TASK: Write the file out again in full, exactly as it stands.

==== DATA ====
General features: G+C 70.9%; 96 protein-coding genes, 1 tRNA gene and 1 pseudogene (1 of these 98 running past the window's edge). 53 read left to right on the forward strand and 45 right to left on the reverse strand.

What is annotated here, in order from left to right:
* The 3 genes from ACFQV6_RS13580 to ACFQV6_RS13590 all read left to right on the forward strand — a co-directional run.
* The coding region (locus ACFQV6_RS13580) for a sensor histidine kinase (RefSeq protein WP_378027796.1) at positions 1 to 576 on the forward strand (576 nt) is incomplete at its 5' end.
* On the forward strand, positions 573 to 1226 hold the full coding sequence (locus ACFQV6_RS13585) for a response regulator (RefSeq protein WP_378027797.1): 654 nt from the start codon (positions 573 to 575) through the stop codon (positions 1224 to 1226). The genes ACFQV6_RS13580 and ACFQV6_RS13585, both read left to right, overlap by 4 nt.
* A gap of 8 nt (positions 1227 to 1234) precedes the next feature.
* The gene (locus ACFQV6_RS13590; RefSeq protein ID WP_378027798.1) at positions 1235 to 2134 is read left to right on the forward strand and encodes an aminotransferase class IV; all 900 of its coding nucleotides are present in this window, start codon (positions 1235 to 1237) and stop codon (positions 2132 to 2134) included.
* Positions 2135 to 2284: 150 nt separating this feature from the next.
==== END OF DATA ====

General features: G+C 70.9%; 96 protein-coding genes, 1 tRNA gene and 1 pseudogene (1 of these 98 running past the window's edge). 53 read left to right on the forward strand and 45 right to left on the reverse strand.

What is annotated here, in order from left to right:
* The 3 genes from ACFQV6_RS13580 to ACFQV6_RS13590 all read left to right on the forward strand — a co-directional run.
* The coding region (locus ACFQV6_RS13580) for a sensor histidine kinase (RefSeq protein WP_378027796.1) at positions 1 to 576 on the forward strand (576 nt) is incomplete at its 5' end.
* On the forward strand, positions 573 to 1226 hold the full coding sequence (locus ACFQV6_RS13585) for a response regulator (RefSeq protein WP_378027797.1): 654 nt from the start codon (positions 573 to 575) through the stop codon (positions 1224 to 1226). The genes ACFQV6_RS13580 and ACFQV6_RS13585, both read left to right, overlap by 4 nt.
* A gap of 8 nt (positions 1227 to 1234) precedes the next feature.
* The gene (locus ACFQV6_RS13590; RefSeq protein ID WP_378027798.1) at positions 1235 to 2134 is read left to right on the forward strand and encodes an aminotransferase class IV; all 900 of its coding nucleotides are present in this window, start codon (positions 1235 to 1237) and stop codon (positions 2132 to 2134) included.
* Positions 2135 to 2284: 150 nt separating this feature from the next.